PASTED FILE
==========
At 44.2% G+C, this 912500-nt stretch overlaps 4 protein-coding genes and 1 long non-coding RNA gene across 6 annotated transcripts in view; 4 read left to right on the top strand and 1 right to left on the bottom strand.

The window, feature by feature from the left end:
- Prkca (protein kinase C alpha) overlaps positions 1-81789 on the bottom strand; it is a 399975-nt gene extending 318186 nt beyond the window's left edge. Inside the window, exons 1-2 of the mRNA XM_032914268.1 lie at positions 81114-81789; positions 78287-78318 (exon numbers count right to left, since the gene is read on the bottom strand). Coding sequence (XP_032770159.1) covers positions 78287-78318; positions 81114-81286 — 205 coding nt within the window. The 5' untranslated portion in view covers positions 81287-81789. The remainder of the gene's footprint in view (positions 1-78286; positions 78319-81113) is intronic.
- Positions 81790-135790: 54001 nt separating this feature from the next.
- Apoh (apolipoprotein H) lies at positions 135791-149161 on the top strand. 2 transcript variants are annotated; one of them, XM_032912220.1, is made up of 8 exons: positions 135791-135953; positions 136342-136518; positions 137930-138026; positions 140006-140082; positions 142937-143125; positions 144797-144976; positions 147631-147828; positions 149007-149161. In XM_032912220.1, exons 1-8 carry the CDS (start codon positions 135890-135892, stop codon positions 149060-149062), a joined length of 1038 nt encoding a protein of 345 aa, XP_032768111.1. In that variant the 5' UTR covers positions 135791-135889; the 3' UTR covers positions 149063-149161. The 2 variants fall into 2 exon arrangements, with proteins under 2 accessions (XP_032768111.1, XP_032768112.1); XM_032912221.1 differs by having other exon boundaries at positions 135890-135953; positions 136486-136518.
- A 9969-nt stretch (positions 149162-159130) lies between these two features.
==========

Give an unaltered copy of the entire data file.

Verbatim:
At 44.2% G+C, this 912500-nt stretch overlaps 4 protein-coding genes and 1 long non-coding RNA gene across 6 annotated transcripts in view; 4 read left to right on the top strand and 1 right to left on the bottom strand.

The window, feature by feature from the left end:
- Prkca (protein kinase C alpha) overlaps positions 1-81789 on the bottom strand; it is a 399975-nt gene extending 318186 nt beyond the window's left edge. Inside the window, exons 1-2 of the mRNA XM_032914268.1 lie at positions 81114-81789; positions 78287-78318 (exon numbers count right to left, since the gene is read on the bottom strand). Coding sequence (XP_032770159.1) covers positions 78287-78318; positions 81114-81286 — 205 coding nt within the window. The 5' untranslated portion in view covers positions 81287-81789. The remainder of the gene's footprint in view (positions 1-78286; positions 78319-81113) is intronic.
- Positions 81790-135790: 54001 nt separating this feature from the next.
- Apoh (apolipoprotein H) lies at positions 135791-149161 on the top strand. 2 transcript variants are annotated; one of them, XM_032912220.1, is made up of 8 exons: positions 135791-135953; positions 136342-136518; positions 137930-138026; positions 140006-140082; positions 142937-143125; positions 144797-144976; positions 147631-147828; positions 149007-149161. In XM_032912220.1, exons 1-8 carry the CDS (start codon positions 135890-135892, stop codon positions 149060-149062), a joined length of 1038 nt encoding a protein of 345 aa, XP_032768111.1. In that variant the 5' UTR covers positions 135791-135889; the 3' UTR covers positions 149063-149161. The 2 variants fall into 2 exon arrangements, with proteins under 2 accessions (XP_032768111.1, XP_032768112.1); XM_032912221.1 differs by having other exon boundaries at positions 135890-135953; positions 136486-136518.
- A 9969-nt stretch (positions 149162-159130) lies between these two features.